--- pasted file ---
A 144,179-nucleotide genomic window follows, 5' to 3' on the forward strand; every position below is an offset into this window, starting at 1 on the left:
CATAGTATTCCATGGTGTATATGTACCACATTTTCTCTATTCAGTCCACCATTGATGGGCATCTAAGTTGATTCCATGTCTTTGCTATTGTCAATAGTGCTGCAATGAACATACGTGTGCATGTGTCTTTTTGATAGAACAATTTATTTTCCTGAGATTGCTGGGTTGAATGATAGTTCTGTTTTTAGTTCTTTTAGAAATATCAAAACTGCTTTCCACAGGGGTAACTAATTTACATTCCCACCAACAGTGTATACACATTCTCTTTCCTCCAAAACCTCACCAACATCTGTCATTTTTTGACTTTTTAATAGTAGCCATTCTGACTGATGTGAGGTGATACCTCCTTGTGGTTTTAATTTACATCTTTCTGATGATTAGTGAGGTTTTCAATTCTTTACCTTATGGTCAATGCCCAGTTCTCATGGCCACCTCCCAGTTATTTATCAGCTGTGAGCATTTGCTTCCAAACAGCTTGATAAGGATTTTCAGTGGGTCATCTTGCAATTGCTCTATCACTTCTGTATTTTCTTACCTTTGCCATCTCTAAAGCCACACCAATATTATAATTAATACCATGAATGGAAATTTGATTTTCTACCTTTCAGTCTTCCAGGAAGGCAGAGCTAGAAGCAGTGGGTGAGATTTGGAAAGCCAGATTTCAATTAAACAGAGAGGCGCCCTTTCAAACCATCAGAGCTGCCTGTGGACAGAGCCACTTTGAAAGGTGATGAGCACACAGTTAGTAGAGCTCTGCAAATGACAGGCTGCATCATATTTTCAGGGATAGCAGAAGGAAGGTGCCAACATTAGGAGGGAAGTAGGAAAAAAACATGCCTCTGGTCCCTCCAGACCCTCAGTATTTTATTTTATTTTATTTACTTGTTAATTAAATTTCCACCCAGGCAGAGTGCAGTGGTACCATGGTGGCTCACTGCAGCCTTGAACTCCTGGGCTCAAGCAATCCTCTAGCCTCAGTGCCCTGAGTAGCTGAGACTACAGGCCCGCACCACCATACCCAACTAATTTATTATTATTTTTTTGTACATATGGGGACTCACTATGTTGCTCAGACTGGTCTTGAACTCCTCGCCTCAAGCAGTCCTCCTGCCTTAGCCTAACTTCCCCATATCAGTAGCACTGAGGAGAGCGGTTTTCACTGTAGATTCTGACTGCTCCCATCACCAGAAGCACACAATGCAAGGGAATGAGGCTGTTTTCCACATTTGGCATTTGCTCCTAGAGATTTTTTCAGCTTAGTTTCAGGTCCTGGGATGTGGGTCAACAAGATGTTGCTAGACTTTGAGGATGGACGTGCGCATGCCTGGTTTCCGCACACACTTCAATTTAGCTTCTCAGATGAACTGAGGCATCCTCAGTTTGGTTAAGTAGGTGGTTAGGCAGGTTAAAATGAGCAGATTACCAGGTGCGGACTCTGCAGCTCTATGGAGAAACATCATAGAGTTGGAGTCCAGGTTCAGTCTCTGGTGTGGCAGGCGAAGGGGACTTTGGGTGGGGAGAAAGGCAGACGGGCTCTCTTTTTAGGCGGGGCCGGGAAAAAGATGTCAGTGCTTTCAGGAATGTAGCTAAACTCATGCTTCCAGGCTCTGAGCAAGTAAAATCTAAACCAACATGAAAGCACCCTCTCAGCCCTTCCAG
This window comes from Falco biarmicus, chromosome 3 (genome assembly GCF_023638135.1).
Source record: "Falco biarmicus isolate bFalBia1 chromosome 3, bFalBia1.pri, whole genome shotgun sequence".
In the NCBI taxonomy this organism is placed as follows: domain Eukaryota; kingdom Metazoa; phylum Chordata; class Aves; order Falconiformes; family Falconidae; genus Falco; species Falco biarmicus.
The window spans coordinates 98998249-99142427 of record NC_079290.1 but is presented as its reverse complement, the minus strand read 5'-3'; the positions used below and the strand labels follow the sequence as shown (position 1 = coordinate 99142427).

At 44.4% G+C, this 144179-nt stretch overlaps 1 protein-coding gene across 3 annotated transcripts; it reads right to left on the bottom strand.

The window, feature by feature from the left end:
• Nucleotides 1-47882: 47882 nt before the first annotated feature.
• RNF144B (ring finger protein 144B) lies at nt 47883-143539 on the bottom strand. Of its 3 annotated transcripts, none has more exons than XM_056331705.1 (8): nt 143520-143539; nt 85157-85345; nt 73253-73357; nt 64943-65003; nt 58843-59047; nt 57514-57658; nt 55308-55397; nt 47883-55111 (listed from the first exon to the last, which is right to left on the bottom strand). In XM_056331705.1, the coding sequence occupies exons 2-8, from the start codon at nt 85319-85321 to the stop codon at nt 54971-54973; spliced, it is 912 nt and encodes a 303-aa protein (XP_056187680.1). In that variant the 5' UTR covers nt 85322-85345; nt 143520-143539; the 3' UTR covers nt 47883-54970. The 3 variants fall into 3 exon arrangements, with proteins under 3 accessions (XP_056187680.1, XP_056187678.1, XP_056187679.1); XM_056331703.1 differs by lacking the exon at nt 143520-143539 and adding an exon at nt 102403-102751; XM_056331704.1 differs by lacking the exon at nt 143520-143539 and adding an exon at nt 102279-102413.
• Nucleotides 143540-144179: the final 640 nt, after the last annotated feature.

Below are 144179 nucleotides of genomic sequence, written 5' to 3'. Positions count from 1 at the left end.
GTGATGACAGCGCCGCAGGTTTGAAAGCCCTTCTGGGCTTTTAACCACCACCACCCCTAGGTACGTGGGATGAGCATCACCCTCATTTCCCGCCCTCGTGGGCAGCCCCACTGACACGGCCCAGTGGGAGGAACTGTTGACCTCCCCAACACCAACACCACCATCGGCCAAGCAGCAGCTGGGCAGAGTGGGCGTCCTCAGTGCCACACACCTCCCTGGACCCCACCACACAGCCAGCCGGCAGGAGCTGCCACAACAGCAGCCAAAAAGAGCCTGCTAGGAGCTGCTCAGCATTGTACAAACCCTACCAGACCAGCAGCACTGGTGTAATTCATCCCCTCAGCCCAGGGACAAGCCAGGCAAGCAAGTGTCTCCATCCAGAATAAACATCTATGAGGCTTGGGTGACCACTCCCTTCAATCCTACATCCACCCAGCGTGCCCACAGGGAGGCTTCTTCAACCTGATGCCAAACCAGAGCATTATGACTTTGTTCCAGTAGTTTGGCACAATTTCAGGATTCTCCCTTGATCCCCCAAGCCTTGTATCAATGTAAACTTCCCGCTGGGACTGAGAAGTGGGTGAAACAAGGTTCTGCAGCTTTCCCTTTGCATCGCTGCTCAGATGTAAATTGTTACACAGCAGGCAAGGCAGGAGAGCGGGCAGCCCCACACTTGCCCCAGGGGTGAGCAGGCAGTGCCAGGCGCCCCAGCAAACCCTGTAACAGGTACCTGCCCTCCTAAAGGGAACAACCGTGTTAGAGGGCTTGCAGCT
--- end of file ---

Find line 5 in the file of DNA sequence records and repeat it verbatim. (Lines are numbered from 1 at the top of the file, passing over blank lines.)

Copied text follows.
In the NCBI taxonomy this organism is placed as follows: domain Eukaryota; kingdom Metazoa; phylum Chordata; class Aves; order Falconiformes; family Falconidae; genus Falco; species Falco biarmicus.